As a Contractor you can be paid by an employment business one of three ways. These are:-
If you opt to work on a PAYE basis or through an Umbrella company you are not effected by IR35. However, if you operate a Limited Company you may find the following useful.
IR35 What is it?
IR35 (otherwise known as the Intermediaries Legislation) is a piece of tax legislation that came into effect in April 2000. The aim of the legislation was to eliminate the avoidance of tax and national insurance contributions through the use of intermediaries such as personal services companies (PSCs) or partnerships, where an individual worker is not genuinely self-employed.
The legislation ensures that, if the relationship between the individual and the client is one of disguised employment (i.e. would have been an employer/employee relationship but for the intermediary) the worker will pay tax and national insurance on a basis which is fair in relation to what an employee and employer would broadly pay.
What does this mean to you?
If you provide your services to a third party (the client) through a Limited Company (an intermediary) then you have to consider IR35 for every contract you undertake.
A Limited Company contractor who falls outside of IR35 rules would usually withdraw a small salary and take the rest of their income as dividends instead of salary. Dividends are not subject to national insurance contributions or PAYE income tax.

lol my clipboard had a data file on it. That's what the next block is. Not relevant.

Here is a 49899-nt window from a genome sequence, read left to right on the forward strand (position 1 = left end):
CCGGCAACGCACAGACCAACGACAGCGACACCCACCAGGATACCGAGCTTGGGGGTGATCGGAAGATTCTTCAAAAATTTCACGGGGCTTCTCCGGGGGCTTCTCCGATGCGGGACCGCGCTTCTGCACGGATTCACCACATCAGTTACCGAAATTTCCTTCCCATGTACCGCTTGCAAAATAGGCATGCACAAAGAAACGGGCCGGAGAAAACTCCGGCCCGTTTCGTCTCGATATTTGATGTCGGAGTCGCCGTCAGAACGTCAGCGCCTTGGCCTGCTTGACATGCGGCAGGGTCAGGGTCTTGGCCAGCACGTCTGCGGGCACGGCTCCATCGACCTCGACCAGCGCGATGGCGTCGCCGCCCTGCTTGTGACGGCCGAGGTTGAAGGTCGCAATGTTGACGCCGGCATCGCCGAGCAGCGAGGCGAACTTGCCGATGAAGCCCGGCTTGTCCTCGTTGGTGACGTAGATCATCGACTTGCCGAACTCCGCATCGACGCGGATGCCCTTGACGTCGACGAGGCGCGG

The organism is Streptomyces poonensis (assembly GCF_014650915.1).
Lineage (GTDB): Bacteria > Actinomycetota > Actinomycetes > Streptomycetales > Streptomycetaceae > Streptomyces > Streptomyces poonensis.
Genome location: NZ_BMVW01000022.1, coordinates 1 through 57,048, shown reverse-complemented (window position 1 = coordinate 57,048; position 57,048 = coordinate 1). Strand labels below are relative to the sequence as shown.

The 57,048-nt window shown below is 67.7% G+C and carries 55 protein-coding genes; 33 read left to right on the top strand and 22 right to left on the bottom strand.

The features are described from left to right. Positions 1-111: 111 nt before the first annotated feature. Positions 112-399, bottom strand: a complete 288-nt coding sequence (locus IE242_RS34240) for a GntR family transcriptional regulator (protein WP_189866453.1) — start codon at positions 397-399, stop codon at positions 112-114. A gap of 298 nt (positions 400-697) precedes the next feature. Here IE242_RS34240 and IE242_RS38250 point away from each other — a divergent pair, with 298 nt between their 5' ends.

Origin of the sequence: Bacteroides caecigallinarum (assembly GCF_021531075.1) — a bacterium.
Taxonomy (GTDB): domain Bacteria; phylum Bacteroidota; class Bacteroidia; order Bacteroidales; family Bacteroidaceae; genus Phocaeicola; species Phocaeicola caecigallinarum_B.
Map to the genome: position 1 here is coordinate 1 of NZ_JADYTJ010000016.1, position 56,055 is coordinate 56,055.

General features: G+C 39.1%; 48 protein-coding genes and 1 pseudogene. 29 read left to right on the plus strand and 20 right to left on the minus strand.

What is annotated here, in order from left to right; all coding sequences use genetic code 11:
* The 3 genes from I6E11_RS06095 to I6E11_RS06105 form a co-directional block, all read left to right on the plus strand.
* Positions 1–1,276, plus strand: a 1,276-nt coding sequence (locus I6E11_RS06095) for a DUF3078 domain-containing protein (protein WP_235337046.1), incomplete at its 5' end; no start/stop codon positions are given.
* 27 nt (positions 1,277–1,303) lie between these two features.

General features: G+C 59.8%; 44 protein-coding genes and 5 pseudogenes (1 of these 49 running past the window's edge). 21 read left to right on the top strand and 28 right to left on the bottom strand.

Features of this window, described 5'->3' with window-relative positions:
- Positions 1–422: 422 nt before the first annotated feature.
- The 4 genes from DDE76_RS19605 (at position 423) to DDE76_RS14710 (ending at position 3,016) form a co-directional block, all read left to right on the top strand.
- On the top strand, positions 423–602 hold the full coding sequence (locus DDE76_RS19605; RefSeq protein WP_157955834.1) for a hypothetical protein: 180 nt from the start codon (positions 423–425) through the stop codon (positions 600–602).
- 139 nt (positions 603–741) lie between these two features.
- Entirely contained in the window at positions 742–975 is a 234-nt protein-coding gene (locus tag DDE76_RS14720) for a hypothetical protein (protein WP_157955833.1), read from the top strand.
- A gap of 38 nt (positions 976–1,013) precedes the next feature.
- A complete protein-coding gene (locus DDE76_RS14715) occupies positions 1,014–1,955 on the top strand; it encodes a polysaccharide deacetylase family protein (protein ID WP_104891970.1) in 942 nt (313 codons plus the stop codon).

If the Limited Company contractor's contract falls within IR35 they can still claim traveling and accommodation expenses, 5% of their turnover, benefit from the VAT flat rate scheme and receive interest on the funds held within their own company, but most of the income from that contract will be deemed payment and subject to PAYE and national insurance contributions.
IR35 does not affect contractors who work on PAYE contractors or those who work through an umbrella company, as umbrella company contractors are effectively employees paying PAYE.
How can I tell if I am inside IR35?
To establish your IR35 status you should consider whether you are "self employed" as per HMRC's employment status guidelines. In the event that HMRC challenge your employment status, they will look at the overall relationship between yourself and the client and will consider a number of factors to determine if your contract is within the IR35 rules.